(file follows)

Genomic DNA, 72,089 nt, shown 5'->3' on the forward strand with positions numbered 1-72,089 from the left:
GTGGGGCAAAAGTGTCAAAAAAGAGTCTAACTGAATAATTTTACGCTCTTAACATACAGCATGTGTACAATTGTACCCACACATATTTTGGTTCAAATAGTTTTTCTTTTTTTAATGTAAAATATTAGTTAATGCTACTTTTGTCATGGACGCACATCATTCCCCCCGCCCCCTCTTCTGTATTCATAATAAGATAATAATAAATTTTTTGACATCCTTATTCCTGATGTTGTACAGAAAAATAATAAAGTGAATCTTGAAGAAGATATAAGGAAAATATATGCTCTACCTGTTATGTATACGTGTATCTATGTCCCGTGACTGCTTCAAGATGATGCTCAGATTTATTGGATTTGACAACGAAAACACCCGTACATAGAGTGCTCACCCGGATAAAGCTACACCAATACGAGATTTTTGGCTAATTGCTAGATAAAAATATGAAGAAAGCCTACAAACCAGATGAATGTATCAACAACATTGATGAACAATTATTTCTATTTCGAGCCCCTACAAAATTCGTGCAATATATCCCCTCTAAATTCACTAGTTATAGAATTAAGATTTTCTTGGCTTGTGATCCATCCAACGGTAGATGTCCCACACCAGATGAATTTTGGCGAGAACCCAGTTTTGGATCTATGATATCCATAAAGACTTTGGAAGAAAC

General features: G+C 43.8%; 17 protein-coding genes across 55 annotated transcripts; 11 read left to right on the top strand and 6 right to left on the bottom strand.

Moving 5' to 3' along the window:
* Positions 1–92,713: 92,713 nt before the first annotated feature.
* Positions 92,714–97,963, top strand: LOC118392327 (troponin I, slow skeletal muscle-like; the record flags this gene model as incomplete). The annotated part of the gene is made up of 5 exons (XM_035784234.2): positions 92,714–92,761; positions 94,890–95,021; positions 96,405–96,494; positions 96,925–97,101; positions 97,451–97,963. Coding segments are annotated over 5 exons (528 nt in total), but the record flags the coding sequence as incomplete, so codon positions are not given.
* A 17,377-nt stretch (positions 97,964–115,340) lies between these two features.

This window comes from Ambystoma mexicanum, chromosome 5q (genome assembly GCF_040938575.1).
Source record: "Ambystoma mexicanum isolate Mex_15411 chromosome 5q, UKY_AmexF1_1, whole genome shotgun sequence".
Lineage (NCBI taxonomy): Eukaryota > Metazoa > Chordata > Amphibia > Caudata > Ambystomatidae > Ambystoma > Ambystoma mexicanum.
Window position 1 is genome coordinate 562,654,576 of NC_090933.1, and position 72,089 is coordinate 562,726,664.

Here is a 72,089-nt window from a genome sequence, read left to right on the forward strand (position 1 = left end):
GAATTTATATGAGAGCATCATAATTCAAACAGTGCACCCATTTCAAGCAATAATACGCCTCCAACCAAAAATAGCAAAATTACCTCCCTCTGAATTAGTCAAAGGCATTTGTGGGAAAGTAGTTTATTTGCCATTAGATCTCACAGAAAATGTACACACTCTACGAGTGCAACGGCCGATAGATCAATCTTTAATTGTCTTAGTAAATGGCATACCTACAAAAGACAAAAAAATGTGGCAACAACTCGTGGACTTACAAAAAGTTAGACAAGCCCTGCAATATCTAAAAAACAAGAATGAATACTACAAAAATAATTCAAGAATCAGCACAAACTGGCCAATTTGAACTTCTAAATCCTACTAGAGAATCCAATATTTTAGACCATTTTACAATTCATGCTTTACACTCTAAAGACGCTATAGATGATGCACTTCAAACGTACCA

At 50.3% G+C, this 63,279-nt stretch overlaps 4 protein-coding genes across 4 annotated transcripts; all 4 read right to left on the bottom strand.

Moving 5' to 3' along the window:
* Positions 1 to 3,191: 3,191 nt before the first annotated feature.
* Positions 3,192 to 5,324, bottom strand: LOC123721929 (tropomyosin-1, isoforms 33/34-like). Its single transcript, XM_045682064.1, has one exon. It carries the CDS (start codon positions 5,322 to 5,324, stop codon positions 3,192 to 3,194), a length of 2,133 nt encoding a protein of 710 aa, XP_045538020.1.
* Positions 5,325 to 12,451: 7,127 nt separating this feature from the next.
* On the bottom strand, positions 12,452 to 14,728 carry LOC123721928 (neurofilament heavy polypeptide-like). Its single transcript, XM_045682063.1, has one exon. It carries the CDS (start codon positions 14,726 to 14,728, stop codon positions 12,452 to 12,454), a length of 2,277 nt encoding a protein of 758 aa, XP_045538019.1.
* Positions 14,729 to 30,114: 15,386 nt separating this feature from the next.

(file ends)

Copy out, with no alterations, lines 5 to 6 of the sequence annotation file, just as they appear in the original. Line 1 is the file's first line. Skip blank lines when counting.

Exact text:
* Positions 1–92,713: 92,713 nt before the first annotated feature.
* Positions 92,714–97,963, top strand: LOC118392327 (troponin I, slow skeletal muscle-like; the record flags this gene model as incomplete). The annotated part of the gene is made up of 5 exons (XM_035784234.2): positions 92,714–92,761; positions 94,890–95,021; positions 96,405–96,494; positions 96,925–97,101; positions 97,451–97,963. Coding segments are annotated over 5 exons (528 nt in total), but the record flags the coding sequence as incomplete, so codon positions are not given.